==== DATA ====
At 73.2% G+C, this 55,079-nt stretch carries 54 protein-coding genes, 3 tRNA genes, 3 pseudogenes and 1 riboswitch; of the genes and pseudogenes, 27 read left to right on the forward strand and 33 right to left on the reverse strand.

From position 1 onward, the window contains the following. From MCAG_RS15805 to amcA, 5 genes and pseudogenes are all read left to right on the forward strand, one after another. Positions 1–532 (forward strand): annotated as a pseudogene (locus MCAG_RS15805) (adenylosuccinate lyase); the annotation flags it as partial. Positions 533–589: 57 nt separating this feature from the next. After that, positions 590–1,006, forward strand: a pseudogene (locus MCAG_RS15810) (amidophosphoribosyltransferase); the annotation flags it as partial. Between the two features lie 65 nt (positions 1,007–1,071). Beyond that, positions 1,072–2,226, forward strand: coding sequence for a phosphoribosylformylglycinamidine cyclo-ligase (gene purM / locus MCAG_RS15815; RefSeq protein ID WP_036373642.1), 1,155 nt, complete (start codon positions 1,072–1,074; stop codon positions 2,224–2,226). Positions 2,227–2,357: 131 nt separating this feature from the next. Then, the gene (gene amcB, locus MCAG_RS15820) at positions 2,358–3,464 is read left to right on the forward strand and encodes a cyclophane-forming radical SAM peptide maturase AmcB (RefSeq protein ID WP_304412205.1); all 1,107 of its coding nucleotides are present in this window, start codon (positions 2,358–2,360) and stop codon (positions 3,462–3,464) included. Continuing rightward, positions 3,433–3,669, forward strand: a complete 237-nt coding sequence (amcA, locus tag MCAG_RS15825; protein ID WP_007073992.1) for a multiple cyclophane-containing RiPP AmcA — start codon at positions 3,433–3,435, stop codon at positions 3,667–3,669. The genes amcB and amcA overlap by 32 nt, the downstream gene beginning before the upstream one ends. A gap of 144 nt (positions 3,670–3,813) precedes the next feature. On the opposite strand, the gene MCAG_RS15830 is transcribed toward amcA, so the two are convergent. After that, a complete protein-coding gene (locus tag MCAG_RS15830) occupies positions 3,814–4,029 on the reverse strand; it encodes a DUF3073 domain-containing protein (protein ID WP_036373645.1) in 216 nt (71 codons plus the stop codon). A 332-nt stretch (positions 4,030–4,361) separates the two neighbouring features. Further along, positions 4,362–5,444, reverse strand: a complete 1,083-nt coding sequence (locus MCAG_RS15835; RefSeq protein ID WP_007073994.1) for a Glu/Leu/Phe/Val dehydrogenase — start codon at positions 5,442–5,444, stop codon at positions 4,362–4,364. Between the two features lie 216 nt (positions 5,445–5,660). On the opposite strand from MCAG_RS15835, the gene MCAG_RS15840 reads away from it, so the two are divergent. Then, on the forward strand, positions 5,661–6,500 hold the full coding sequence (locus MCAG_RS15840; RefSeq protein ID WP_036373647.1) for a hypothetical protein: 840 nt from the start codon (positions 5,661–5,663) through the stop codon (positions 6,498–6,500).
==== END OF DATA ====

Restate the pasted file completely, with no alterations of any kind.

At 73.2% G+C, this 55,079-nt stretch carries 54 protein-coding genes, 3 tRNA genes, 3 pseudogenes and 1 riboswitch; of the genes and pseudogenes, 27 read left to right on the forward strand and 33 right to left on the reverse strand.

From position 1 onward, the window contains the following. From MCAG_RS15805 to amcA, 5 genes and pseudogenes are all read left to right on the forward strand, one after another. Positions 1–532 (forward strand): annotated as a pseudogene (locus MCAG_RS15805) (adenylosuccinate lyase); the annotation flags it as partial. Positions 533–589: 57 nt separating this feature from the next. After that, positions 590–1,006, forward strand: a pseudogene (locus MCAG_RS15810) (amidophosphoribosyltransferase); the annotation flags it as partial. Between the two features lie 65 nt (positions 1,007–1,071). Beyond that, positions 1,072–2,226, forward strand: coding sequence for a phosphoribosylformylglycinamidine cyclo-ligase (gene purM / locus MCAG_RS15815; RefSeq protein ID WP_036373642.1), 1,155 nt, complete (start codon positions 1,072–1,074; stop codon positions 2,224–2,226). Positions 2,227–2,357: 131 nt separating this feature from the next. Then, the gene (gene amcB, locus MCAG_RS15820) at positions 2,358–3,464 is read left to right on the forward strand and encodes a cyclophane-forming radical SAM peptide maturase AmcB (RefSeq protein ID WP_304412205.1); all 1,107 of its coding nucleotides are present in this window, start codon (positions 2,358–2,360) and stop codon (positions 3,462–3,464) included. Continuing rightward, positions 3,433–3,669, forward strand: a complete 237-nt coding sequence (amcA, locus tag MCAG_RS15825; protein ID WP_007073992.1) for a multiple cyclophane-containing RiPP AmcA — start codon at positions 3,433–3,435, stop codon at positions 3,667–3,669. The genes amcB and amcA overlap by 32 nt, the downstream gene beginning before the upstream one ends. A gap of 144 nt (positions 3,670–3,813) precedes the next feature. On the opposite strand, the gene MCAG_RS15830 is transcribed toward amcA, so the two are convergent. After that, a complete protein-coding gene (locus tag MCAG_RS15830) occupies positions 3,814–4,029 on the reverse strand; it encodes a DUF3073 domain-containing protein (protein ID WP_036373645.1) in 216 nt (71 codons plus the stop codon). A 332-nt stretch (positions 4,030–4,361) separates the two neighbouring features. Further along, positions 4,362–5,444, reverse strand: a complete 1,083-nt coding sequence (locus MCAG_RS15835; RefSeq protein ID WP_007073994.1) for a Glu/Leu/Phe/Val dehydrogenase — start codon at positions 5,442–5,444, stop codon at positions 4,362–4,364. Between the two features lie 216 nt (positions 5,445–5,660). On the opposite strand from MCAG_RS15835, the gene MCAG_RS15840 reads away from it, so the two are divergent. Then, on the forward strand, positions 5,661–6,500 hold the full coding sequence (locus MCAG_RS15840; RefSeq protein ID WP_036373647.1) for a hypothetical protein: 840 nt from the start codon (positions 5,661–5,663) through the stop codon (positions 6,498–6,500).